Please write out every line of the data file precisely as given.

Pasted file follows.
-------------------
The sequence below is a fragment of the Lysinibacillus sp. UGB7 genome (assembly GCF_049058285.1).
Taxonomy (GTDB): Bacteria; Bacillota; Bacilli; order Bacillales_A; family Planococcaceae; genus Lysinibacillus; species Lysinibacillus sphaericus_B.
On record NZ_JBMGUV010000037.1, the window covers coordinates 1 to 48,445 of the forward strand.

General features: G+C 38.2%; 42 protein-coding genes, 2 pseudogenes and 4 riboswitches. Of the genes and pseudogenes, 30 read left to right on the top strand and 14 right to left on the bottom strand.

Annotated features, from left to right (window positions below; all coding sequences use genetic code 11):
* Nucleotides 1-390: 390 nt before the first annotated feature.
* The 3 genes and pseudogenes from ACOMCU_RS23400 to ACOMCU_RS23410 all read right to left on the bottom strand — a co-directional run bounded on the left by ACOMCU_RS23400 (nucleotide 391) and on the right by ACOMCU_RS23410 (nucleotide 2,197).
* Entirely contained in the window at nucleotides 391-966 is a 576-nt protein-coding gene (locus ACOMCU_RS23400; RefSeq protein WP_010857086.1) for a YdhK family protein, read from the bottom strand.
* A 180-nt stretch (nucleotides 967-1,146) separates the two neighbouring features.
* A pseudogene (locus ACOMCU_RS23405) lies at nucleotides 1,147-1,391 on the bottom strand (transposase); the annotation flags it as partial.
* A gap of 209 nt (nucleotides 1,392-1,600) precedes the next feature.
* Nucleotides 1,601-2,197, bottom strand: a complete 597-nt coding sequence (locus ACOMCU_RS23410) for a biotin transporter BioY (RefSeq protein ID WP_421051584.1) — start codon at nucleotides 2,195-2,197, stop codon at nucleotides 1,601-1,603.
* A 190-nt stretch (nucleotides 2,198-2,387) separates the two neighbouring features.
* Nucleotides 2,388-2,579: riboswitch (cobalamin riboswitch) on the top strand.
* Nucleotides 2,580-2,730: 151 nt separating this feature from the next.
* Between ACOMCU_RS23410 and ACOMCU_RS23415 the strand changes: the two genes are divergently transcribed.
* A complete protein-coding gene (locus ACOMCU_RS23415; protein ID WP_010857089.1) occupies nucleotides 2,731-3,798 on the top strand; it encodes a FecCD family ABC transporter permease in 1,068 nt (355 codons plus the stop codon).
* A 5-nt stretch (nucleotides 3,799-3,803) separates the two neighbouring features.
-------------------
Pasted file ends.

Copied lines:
The sequence below is a fragment of the Lysinibacillus sp. UGB7 genome (assembly GCF_049058285.1).
Taxonomy (GTDB): Bacteria; Bacillota; Bacilli; order Bacillales_A; family Planococcaceae; genus Lysinibacillus; species Lysinibacillus sphaericus_B.
On record NZ_JBMGUV010000037.1, the window covers coordinates 1 to 48,445 of the forward strand.

General features: G+C 38.2%; 42 protein-coding genes, 2 pseudogenes and 4 riboswitches. Of the genes and pseudogenes, 30 read left to right on the top strand and 14 right to left on the bottom strand.

Annotated features, from left to right (window positions below; all coding sequences use genetic code 11):
* Nucleotides 1-390: 390 nt before the first annotated feature.
* The 3 genes and pseudogenes from ACOMCU_RS23400 to ACOMCU_RS23410 all read right to left on the bottom strand — a co-directional run bounded on the left by ACOMCU_RS23400 (nucleotide 391) and on the right by ACOMCU_RS23410 (nucleotide 2,197).
* Entirely contained in the window at nucleotides 391-966 is a 576-nt protein-coding gene (locus ACOMCU_RS23400; RefSeq protein WP_010857086.1) for a YdhK family protein, read from the bottom strand.
* A 180-nt stretch (nucleotides 967-1,146) separates the two neighbouring features.
* A pseudogene (locus ACOMCU_RS23405) lies at nucleotides 1,147-1,391 on the bottom strand (transposase); the annotation flags it as partial.
* A gap of 209 nt (nucleotides 1,392-1,600) precedes the next feature.
* Nucleotides 1,601-2,197, bottom strand: a complete 597-nt coding sequence (locus ACOMCU_RS23410) for a biotin transporter BioY (RefSeq protein ID WP_421051584.1) — start codon at nucleotides 2,195-2,197, stop codon at nucleotides 1,601-1,603.
* A 190-nt stretch (nucleotides 2,198-2,387) separates the two neighbouring features.
* Nucleotides 2,388-2,579: riboswitch (cobalamin riboswitch) on the top strand.
* Nucleotides 2,580-2,730: 151 nt separating this feature from the next.
* Between ACOMCU_RS23410 and ACOMCU_RS23415 the strand changes: the two genes are divergently transcribed.
* A complete protein-coding gene (locus ACOMCU_RS23415; protein ID WP_010857089.1) occupies nucleotides 2,731-3,798 on the top strand; it encodes a FecCD family ABC transporter permease in 1,068 nt (355 codons plus the stop codon).
* A 5-nt stretch (nucleotides 3,799-3,803) separates the two neighbouring features.